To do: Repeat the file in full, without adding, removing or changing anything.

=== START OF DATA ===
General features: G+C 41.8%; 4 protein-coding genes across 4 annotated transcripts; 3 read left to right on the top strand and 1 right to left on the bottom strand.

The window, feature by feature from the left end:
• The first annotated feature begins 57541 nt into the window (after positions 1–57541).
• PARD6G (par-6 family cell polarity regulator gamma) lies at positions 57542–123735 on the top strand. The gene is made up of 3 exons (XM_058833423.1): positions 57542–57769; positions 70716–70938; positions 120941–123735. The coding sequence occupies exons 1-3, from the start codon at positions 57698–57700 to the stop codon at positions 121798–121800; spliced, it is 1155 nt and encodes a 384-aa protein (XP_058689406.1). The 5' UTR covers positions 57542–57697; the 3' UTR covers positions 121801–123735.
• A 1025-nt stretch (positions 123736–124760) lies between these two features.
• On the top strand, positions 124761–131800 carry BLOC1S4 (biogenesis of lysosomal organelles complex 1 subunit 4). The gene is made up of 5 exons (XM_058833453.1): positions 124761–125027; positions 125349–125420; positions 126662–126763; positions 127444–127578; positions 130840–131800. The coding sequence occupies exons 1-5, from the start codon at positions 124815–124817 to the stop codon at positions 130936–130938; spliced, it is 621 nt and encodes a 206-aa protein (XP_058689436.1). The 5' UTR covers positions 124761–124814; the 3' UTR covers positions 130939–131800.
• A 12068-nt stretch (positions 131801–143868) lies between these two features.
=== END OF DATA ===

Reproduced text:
General features: G+C 41.8%; 4 protein-coding genes across 4 annotated transcripts; 3 read left to right on the top strand and 1 right to left on the bottom strand.

The window, feature by feature from the left end:
• The first annotated feature begins 57541 nt into the window (after positions 1–57541).
• PARD6G (par-6 family cell polarity regulator gamma) lies at positions 57542–123735 on the top strand. The gene is made up of 3 exons (XM_058833423.1): positions 57542–57769; positions 70716–70938; positions 120941–123735. The coding sequence occupies exons 1-3, from the start codon at positions 57698–57700 to the stop codon at positions 121798–121800; spliced, it is 1155 nt and encodes a 384-aa protein (XP_058689406.1). The 5' UTR covers positions 57542–57697; the 3' UTR covers positions 121801–123735.
• A 1025-nt stretch (positions 123736–124760) lies between these two features.
• On the top strand, positions 124761–131800 carry BLOC1S4 (biogenesis of lysosomal organelles complex 1 subunit 4). The gene is made up of 5 exons (XM_058833453.1): positions 124761–125027; positions 125349–125420; positions 126662–126763; positions 127444–127578; positions 130840–131800. The coding sequence occupies exons 1-5, from the start codon at positions 124815–124817 to the stop codon at positions 130936–130938; spliced, it is 621 nt and encodes a 206-aa protein (XP_058689436.1). The 5' UTR covers positions 124761–124814; the 3' UTR covers positions 130939–131800.
• A 12068-nt stretch (positions 131801–143868) lies between these two features.